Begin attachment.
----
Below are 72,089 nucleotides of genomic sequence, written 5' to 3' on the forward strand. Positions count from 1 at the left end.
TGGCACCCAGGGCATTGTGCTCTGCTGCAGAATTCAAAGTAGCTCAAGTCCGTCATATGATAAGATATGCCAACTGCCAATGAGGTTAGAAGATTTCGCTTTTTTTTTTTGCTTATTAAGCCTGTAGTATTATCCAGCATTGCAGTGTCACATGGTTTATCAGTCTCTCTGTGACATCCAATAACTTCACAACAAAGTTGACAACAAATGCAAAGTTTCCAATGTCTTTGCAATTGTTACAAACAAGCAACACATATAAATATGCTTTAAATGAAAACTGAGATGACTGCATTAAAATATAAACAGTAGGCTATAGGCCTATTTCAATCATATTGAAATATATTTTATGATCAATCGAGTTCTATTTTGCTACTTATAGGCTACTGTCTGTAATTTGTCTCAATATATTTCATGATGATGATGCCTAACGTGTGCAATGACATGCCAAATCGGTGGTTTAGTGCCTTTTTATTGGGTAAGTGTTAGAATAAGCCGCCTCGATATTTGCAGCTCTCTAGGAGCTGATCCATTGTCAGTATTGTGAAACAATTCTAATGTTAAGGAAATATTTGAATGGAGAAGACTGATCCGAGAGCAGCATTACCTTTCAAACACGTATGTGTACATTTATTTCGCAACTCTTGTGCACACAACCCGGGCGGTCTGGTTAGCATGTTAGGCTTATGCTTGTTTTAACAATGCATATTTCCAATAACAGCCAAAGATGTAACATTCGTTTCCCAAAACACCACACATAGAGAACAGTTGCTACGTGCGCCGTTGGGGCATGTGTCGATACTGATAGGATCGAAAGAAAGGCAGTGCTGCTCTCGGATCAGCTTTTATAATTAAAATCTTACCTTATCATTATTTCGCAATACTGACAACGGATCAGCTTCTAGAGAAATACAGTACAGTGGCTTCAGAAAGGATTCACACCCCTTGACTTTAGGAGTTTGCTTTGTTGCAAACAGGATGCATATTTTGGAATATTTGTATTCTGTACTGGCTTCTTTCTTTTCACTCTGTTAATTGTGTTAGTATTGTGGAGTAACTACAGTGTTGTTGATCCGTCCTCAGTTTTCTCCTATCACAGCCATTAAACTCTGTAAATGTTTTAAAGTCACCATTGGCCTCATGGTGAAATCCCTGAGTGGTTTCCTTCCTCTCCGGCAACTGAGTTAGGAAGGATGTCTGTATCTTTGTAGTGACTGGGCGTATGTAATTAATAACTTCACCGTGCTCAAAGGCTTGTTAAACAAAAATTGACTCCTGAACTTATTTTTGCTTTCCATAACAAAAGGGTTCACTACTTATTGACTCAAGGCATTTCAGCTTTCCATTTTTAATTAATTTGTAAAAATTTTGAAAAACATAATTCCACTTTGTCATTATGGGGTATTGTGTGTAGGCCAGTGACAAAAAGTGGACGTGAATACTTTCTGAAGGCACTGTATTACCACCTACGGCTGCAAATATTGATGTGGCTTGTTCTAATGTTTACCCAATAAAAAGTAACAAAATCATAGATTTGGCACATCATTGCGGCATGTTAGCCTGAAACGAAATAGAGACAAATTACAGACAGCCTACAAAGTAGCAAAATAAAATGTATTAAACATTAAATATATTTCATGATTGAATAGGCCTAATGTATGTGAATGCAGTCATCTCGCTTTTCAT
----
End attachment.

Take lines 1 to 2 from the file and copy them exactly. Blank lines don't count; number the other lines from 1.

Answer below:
Below are 72,089 nucleotides of genomic sequence, written 5' to 3' on the forward strand. Positions count from 1 at the left end.
TGGCACCCAGGGCATTGTGCTCTGCTGCAGAATTCAAAGTAGCTCAAGTCCGTCATATGATAAGATATGCCAACTGCCAATGAGGTTAGAAGATTTCGCTTTTTTTTTTTGCTTATTAAGCCTGTAGTATTATCCAGCATTGCAGTGTCACATGGTTTATCAGTCTCTCTGTGACATCCAATAACTTCACAACAAAGTTGACAACAAATGCAAAGTTTCCAATGTCTTTGCAATTGTTACAAACAAGCAACACATATAAATATGCTTTAAATGAAAACTGAGATGACTGCATTAAAATATAAACAGTAGGCTATAGGCCTATTTCAATCATATTGAAATATATTTTATGATCAATCGAGTTCTATTTTGCTACTTATAGGCTACTGTCTGTAATTTGTCTCAATATATTTCATGATGATGATGCCTAACGTGTGCAATGACATGCCAAATCGGTGGTTTAGTGCCTTTTTATTGGGTAAGTGTTAGAATAAGCCGCCTCGATATTTGCAGCTCTCTAGGAGCTGATCCATTGTCAGTATTGTGAAACAATTCTAATGTTAAGGAAATATTTGAATGGAGAAGACTGATCCGAGAGCAGCATTACCTTTCAAACACGTATGTGTACATTTATTTCGCAACTCTTGTGCACACAACCCGGGCGGTCTGGTTAGCATGTTAGGCTTATGCTTGTTTTAACAATGCATATTTCCAATAACAGCCAAAGATGTAACATTCGTTTCCCAAAACACCACACATAGAGAACAGTTGCTACGTGCGCCGTTGGGGCATGTGTCGATACTGATAGGATCGAAAGAAAGGCAGTGCTGCTCTCGGATCAGCTTTTATAATTAAAATCTTACCTTATCATTATTTCGCAATACTGACAACGGATCAGCTTCTAGAGAAATACAGTACAGTGGCTTCAGAAAGGATTCACACCCCTTGACTTTAGGAGTTTGCTTTGTTGCAAACAGGATGCATATTTTGGAATATTTGTATTCTGTACTGGCTTCTTTCTTTTCACTCTGTTAATTGTGTTAGTATTGTGGAGTAACTACAGTGTTGTTGATCCGTCCTCAGTTTTCTCCTATCACAGCCATTAAACTCTGTAAATGTTTTAAAGTCACCATTGGCCTCATGGTGAAATCCCTGAGTGGTTTCCTTCCTCTCCGGCAACTGAGTTAGGAAGGATGTCTGTATCTTTGTAGTGACTGGGCGTATGTAATTAATAACTTCACCGTGCTCAAAGGCTTGTTAAACAAAAATTGACTCCTGAACTTATTTTTGCTTTCCATAACAAAAGGGTTCACTACTTATTGACTCAAGGCATTTCAGCTTTCCATTTTTAATTAATTTGTAAAAATTTTGAAAAACATAATTCCACTTTGTCATTATGGGGTATTGTGTGTAGGCCAGTGACAAAAAGTGGACGTGAATACTTTCTGAAGGCACTGTATTACCACCTACGGCTGCAAATATTGATGTGGCTTGTTCTAATGTTTACCCAATAAAAAGTAACAAAATCATAGATTTGGCACATCATTGCGGCATGTTAGCCTGAAACGAAATAGAGACAAATTACAGACAGCCTACAAAGTAGCAAAATAAAATGTATTAAACATTAAATATATTTCATGATTGAATAGGCCTAATGTATGTGAATGCAGTCATCTCGCTTTTCAT